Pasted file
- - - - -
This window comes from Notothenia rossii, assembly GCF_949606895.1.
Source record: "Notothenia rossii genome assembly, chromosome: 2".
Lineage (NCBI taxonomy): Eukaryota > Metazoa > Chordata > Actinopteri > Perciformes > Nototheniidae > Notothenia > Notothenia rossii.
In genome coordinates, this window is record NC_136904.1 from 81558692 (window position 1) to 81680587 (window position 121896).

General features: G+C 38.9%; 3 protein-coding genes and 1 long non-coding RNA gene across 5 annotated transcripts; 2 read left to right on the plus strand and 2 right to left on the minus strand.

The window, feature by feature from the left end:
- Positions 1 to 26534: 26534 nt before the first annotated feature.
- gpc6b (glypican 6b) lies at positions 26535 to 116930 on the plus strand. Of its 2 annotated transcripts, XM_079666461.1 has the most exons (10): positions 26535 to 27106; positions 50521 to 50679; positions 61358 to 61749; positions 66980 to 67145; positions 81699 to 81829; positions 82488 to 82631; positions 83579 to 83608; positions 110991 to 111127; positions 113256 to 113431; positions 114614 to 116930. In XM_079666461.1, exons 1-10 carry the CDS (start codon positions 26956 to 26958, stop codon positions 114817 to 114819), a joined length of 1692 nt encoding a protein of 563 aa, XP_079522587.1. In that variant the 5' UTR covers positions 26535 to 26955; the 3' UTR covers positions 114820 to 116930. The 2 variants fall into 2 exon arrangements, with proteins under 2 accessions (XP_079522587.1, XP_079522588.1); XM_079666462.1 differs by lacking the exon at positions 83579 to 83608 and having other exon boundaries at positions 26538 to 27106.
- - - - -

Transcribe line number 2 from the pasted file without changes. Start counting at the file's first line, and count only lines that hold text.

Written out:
Source record: "Notothenia rossii genome assembly, chromosome: 2".